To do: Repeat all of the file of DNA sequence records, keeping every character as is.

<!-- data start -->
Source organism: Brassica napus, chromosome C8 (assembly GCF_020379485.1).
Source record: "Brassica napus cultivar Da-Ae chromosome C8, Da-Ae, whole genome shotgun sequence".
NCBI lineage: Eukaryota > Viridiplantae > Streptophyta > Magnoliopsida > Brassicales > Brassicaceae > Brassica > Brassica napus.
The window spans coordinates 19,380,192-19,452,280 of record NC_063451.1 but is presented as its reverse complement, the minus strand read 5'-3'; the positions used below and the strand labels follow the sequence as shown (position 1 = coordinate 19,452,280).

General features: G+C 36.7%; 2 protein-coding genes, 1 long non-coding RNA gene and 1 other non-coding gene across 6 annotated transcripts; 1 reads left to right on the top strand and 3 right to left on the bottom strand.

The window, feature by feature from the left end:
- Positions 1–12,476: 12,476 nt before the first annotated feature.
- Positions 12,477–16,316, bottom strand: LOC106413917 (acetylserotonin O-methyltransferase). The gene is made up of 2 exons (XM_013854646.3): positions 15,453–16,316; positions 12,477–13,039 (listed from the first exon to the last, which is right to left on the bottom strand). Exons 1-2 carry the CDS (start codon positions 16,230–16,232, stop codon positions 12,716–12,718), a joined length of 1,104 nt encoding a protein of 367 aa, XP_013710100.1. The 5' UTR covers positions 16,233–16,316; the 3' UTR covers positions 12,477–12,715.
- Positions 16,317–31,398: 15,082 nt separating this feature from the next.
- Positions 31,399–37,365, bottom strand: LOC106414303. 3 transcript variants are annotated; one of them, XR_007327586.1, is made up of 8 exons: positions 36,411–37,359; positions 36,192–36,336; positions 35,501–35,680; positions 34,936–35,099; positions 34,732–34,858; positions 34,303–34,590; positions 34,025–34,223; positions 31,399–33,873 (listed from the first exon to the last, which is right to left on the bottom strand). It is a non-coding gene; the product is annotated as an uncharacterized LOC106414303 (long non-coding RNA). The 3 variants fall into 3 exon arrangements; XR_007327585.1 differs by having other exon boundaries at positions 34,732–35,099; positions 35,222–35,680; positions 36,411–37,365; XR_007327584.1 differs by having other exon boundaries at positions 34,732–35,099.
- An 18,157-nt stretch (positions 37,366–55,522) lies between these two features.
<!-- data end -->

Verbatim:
Source organism: Brassica napus, chromosome C8 (assembly GCF_020379485.1).
Source record: "Brassica napus cultivar Da-Ae chromosome C8, Da-Ae, whole genome shotgun sequence".
NCBI lineage: Eukaryota > Viridiplantae > Streptophyta > Magnoliopsida > Brassicales > Brassicaceae > Brassica > Brassica napus.
The window spans coordinates 19,380,192-19,452,280 of record NC_063451.1 but is presented as its reverse complement, the minus strand read 5'-3'; the positions used below and the strand labels follow the sequence as shown (position 1 = coordinate 19,452,280).

General features: G+C 36.7%; 2 protein-coding genes, 1 long non-coding RNA gene and 1 other non-coding gene across 6 annotated transcripts; 1 reads left to right on the top strand and 3 right to left on the bottom strand.

The window, feature by feature from the left end:
- Positions 1–12,476: 12,476 nt before the first annotated feature.
- Positions 12,477–16,316, bottom strand: LOC106413917 (acetylserotonin O-methyltransferase). The gene is made up of 2 exons (XM_013854646.3): positions 15,453–16,316; positions 12,477–13,039 (listed from the first exon to the last, which is right to left on the bottom strand). Exons 1-2 carry the CDS (start codon positions 16,230–16,232, stop codon positions 12,716–12,718), a joined length of 1,104 nt encoding a protein of 367 aa, XP_013710100.1. The 5' UTR covers positions 16,233–16,316; the 3' UTR covers positions 12,477–12,715.
- Positions 16,317–31,398: 15,082 nt separating this feature from the next.
- Positions 31,399–37,365, bottom strand: LOC106414303. 3 transcript variants are annotated; one of them, XR_007327586.1, is made up of 8 exons: positions 36,411–37,359; positions 36,192–36,336; positions 35,501–35,680; positions 34,936–35,099; positions 34,732–34,858; positions 34,303–34,590; positions 34,025–34,223; positions 31,399–33,873 (listed from the first exon to the last, which is right to left on the bottom strand). It is a non-coding gene; the product is annotated as an uncharacterized LOC106414303 (long non-coding RNA). The 3 variants fall into 3 exon arrangements; XR_007327585.1 differs by having other exon boundaries at positions 34,732–35,099; positions 35,222–35,680; positions 36,411–37,365; XR_007327584.1 differs by having other exon boundaries at positions 34,732–35,099.
- An 18,157-nt stretch (positions 37,366–55,522) lies between these two features.